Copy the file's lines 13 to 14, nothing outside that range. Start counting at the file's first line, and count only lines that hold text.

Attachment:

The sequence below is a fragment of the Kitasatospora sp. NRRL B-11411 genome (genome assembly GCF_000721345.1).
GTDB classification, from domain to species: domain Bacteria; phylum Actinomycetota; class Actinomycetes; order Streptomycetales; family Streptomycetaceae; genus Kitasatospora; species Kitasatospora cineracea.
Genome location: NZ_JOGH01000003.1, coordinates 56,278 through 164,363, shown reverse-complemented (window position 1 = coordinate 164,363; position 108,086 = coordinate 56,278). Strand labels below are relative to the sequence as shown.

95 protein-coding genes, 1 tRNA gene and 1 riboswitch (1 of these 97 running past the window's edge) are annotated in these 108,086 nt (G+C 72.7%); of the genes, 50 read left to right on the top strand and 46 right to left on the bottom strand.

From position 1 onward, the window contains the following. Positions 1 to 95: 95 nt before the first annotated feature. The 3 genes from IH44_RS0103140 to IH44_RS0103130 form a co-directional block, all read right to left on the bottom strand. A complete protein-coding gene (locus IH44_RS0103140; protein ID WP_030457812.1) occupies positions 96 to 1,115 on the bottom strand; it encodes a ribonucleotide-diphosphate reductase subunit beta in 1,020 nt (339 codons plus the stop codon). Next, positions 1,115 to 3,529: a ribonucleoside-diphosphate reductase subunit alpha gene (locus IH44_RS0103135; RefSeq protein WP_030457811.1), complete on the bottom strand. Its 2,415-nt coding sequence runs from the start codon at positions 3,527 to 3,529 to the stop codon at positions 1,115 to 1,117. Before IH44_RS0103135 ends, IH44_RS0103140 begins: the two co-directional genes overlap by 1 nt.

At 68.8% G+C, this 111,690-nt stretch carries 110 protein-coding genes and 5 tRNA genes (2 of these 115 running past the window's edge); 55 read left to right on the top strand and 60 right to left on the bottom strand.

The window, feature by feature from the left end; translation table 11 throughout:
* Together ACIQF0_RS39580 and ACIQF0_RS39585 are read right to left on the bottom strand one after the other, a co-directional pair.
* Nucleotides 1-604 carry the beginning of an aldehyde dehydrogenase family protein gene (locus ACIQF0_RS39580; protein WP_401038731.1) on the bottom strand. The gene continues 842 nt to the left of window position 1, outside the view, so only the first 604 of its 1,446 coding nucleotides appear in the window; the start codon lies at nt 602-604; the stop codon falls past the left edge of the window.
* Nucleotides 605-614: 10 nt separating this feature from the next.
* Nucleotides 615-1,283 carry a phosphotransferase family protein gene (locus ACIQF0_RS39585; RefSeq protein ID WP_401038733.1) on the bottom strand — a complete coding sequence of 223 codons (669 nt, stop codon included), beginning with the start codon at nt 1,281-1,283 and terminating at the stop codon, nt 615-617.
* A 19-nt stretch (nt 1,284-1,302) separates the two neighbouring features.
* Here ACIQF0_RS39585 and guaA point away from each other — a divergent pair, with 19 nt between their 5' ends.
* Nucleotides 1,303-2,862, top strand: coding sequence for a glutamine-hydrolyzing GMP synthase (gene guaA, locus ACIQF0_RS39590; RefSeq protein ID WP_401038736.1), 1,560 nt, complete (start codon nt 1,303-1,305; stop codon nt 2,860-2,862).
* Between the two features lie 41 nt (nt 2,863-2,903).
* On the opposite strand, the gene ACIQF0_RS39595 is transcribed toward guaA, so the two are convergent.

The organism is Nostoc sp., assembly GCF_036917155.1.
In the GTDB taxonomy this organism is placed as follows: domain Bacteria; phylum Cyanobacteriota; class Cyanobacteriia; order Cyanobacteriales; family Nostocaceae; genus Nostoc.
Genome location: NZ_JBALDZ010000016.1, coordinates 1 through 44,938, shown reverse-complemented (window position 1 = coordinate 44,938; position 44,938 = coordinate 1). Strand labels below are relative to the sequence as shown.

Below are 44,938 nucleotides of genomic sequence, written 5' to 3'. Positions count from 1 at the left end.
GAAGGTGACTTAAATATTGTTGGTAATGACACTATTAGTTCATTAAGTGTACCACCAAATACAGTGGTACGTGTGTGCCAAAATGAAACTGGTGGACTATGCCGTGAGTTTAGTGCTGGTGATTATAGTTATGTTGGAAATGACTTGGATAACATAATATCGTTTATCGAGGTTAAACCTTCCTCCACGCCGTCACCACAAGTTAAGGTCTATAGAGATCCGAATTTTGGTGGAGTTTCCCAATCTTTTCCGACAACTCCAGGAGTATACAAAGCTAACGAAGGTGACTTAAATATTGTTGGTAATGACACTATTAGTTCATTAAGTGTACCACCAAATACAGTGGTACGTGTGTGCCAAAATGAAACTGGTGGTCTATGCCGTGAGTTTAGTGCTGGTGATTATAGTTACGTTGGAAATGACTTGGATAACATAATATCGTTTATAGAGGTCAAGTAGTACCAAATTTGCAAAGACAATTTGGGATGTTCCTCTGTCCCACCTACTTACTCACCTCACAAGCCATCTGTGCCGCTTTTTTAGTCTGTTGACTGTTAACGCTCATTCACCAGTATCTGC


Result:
* Here ACIQF0_RS39585 and guaA point away from each other — a divergent pair, with 19 nt between their 5' ends.
* Nucleotides 1,303-2,862, top strand: coding sequence for a glutamine-hydrolyzing GMP synthase (gene guaA, locus ACIQF0_RS39590; RefSeq protein ID WP_401038736.1), 1,560 nt, complete (start codon nt 1,303-1,305; stop codon nt 2,860-2,862).